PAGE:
Takeaways: Gophers fall to Michigan State, 70-52

Head coach Richard Pitino of the Minnesota Golden Gophers reacts in the first half against the Ohio State Buckeyes at Value City Arena on January 23, 2020 in Columbus, Ohio. Minnesota defeated Ohio State 62-59 ((Photo by Joe Robbins/Getty Images))

In front of a nearly packed house on a January Sunday afternoon at Williams Arena, with Willie Burton getting his jersey put in the rafters, the Gopher men’s basketball team had a rough shooting day in a 70-52 loss to Michigan State.

It was a rough afternoon following a thrilling 62-59 win at Ohio State earlier in the week. The Gophers entered the game having won six of their last eight, but couldn’t make shots at key times and were out-rebounded by a more physical Spartans squad.

But all is not lost. The Gophers have 11 regular season games left, and five at home to establish an NCAA Tournament resume before heading to the Big Ten Tournament. It doesn’t get any easier, with nine of their final 11 games coming against teams legitimately in the conversation for Selection Sunday.

Here are takeaways from Sunday’s loss.

Gophers ice cold shooting night

Simply put, the numbers don’t lie. The Gophers started ice cold against one of the better defensive teams in the country, making just nine shots from the field in the first half. They missed 10 straight 3-pointers at one point, and finished 3-of-18 (16.67 percent) from the perimeter in the first half. Despite shooting just 28 percent in the first half, the Gophers only trailed 30-22 and were within striking distance until the last four minutes.

Minnesota finished 5-of-28 (17.9 percent) from the perimeter for the game. They made only 16 shots from the field for the whole game and lost the battle on the boards, 39-35, while giving up nine offensive rebounds. It’s almost impossible to beat a team like Michigan State making only 28 percent of your shots. The good news is in theory, it can only get better and the shots have to fall at some point.

Who is the third scorer?

Daniel Oturu (19.7) and Marcus Carr (16.1) have largely carried the scoring load for the Gophers this season. They’ve averaging a combined 35.8 of Minnesota’s 71.1 points per game. But Minnesota has yet to establish a third consistent scoring threat this season.

At some point, it’s got to be one of Gabe Kalscheur, Alihan Demir or Payton Willis. The three shot a combined 5-of-23 on Sunday, including just 3-of-17 from the perimeter. Most of it was Kalscheur, with Willis and Demir going a combined 1-of-11 from the field and 0-of-8 from the perimeter. Carr also had a rough shooting night, going just 3-of-14 from the field after scoring 21 points and making the game-winning 3-pointer at Ohio State.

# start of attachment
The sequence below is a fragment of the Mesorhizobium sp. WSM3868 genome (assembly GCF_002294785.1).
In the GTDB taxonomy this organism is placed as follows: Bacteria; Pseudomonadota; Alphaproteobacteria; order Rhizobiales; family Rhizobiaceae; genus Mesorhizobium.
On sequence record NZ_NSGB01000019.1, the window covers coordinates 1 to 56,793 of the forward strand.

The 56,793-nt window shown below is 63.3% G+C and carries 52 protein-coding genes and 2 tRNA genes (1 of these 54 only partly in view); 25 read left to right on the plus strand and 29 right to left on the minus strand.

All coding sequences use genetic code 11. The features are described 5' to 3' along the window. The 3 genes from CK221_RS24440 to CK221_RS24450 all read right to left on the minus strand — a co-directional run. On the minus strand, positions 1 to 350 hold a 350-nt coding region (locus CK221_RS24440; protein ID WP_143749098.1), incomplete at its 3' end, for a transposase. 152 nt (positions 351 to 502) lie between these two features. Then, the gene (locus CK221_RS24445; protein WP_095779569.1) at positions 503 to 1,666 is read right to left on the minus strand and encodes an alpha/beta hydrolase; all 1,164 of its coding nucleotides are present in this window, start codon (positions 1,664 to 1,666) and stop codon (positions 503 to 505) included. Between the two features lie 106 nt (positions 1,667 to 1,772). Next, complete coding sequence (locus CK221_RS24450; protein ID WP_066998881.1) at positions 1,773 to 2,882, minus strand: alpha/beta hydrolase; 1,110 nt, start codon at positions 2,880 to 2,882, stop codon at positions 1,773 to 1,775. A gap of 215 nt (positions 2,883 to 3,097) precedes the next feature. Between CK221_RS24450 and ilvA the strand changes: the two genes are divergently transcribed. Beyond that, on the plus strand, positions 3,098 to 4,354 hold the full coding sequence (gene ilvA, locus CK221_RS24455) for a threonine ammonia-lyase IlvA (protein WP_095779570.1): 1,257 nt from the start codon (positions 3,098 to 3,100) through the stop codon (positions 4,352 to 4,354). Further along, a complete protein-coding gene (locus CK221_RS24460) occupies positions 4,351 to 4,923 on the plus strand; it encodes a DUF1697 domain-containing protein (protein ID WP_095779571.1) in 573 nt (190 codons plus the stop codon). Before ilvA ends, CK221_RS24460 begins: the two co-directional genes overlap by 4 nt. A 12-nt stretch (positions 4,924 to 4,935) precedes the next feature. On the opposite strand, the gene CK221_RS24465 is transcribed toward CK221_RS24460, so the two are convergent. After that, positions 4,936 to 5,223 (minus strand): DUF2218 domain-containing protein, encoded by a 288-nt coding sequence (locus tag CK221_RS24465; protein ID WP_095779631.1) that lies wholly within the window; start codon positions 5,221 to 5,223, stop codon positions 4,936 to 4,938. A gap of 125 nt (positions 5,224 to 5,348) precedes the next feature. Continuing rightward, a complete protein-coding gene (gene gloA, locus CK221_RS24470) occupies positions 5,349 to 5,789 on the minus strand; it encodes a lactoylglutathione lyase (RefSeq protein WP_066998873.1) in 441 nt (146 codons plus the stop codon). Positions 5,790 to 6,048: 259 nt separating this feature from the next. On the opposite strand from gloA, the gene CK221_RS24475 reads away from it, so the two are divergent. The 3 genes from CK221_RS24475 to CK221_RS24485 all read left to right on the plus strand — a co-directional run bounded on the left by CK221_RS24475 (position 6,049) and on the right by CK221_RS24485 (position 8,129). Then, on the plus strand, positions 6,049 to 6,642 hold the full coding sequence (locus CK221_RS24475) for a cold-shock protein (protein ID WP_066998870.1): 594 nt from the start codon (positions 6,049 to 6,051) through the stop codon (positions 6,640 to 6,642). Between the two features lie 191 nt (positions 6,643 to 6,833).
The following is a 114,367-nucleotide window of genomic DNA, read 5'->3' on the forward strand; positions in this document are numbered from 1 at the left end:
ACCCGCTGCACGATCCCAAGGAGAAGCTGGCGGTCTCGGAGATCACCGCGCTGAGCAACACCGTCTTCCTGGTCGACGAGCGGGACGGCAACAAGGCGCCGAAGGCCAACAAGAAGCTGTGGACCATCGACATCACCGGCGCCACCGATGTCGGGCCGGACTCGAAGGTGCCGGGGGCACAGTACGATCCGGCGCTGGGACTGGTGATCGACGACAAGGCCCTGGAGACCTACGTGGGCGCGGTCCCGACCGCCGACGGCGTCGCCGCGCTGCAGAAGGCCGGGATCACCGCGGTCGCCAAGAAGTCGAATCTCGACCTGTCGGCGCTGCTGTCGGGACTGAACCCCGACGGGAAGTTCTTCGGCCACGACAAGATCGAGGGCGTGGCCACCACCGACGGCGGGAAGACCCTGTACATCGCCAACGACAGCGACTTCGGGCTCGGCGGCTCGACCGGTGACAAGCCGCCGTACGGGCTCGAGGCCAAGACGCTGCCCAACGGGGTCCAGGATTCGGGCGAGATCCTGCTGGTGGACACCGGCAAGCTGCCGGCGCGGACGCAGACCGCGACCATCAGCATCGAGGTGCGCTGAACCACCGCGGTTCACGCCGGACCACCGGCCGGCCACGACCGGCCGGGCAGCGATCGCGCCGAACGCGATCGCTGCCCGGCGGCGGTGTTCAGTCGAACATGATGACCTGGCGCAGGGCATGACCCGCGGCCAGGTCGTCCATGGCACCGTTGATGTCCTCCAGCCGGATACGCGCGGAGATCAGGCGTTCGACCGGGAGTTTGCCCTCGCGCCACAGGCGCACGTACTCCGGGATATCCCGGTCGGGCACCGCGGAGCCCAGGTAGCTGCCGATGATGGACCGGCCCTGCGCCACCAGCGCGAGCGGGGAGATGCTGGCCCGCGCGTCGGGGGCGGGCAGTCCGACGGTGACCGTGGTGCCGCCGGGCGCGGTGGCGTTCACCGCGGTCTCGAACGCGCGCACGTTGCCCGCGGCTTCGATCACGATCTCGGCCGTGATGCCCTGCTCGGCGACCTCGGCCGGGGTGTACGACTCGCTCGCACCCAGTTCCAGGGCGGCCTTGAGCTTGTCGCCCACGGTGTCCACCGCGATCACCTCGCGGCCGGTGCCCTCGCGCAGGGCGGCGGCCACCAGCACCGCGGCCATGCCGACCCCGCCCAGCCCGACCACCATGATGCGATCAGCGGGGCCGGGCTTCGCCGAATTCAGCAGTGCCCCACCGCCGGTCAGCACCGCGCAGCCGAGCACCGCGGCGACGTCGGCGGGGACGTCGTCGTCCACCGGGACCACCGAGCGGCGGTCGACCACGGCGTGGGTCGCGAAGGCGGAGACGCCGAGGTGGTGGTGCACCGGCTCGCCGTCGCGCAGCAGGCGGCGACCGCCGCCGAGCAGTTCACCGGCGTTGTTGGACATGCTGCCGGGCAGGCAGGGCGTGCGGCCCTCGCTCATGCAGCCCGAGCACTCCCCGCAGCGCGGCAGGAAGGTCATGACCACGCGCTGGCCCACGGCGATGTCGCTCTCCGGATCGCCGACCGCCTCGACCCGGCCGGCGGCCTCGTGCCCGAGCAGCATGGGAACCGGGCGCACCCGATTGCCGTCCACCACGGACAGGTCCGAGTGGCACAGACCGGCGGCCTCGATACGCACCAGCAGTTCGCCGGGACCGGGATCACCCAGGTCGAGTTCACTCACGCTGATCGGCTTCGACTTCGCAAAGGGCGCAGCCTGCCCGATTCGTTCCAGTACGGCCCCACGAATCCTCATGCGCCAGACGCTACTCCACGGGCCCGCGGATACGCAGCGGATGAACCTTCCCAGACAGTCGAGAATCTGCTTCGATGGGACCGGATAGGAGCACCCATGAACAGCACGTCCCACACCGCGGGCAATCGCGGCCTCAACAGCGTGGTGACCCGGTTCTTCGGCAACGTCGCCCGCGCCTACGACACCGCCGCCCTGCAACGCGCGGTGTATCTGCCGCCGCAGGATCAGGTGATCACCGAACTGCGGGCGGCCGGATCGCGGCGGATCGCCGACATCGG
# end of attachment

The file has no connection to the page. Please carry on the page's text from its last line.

Kalscheur shooting improves

Slowly but surely, Gabe Kalscheur appears to be getting out of a shooting slump in his second season with the Gophers. He finished with 15 points Sunday on 4-of-12 shooting from the field, including 3-of-9 from three-point range. Kalscheur is 7-of-20 from the perimeter in Minnesota’s last three games after going a combined 4-of-25 against Northwestern, at Michigan State and against Michigan and Penn State.

Richard Pitino says he’s not worried about his top perimeter threat. Kalscheur is a shooter, so he’s going to keep getting shots up. The important thing is taking good shots. He got mostly good looks against the Spartans. At some point, they will fall more consistently.

First Big Ten home loss after first road win

Richard Pitino will say it until he’s blue in the face: It’s extremely difficult to win on the road in the Big Ten. The Gophers did so at Ohio State last week after a late dagger from Marcus Carr. It was their first road win over the Buckeyes since 2005.

It’s why Pitino says you’ve got to defend your home court. For the most part, the Gophers have done that this season. Minnesota is 9-2 at Williams Arena, and Sunday’s game against Michigan State was the team’s first home Big Ten loss this season. The other came to DePaul early in the non-conference season. The remaining home games are Wisconsin, Iowa, Indiana, Maryland and Nebraska. Winning those five gets the Gophers at least 10 wins in the Big Ten. Lose any more and you’ve got to make up some ground on the road.

Gophers, Spartans react to Kobe Bryant’s death

The shocking and stunning news of Kobe Bryant’s death broke just before tipoff at Williams Arena. Richard Pitino and Tom Izzo both waited until the game was over to inform their players, not knowing how they would react emotionally if they were told before the game.

After, Pitino said, “That’s a hard one there. I don’t normally get affected by people I don’t know, but that one, I found out right before the game. We didn’t tell the team. Daniel Oturu is a humungous Kobe Bryant fan and he was devastated after the game. Unfortunately it keeps it in perspective for us all. That’s an unfortunate reminder, but I’m going to hug my kids, my wife. It’s just devastating.”

Izzo said, “My players are devastated. He kind of stood for everything I believe in. He was the hardest-working guy in America, he had all the talent. Makes you appreciate and understand that life is sometimes too short.”

The Gophers schedule doesn’t let up. They travel to Illinois on Thursday.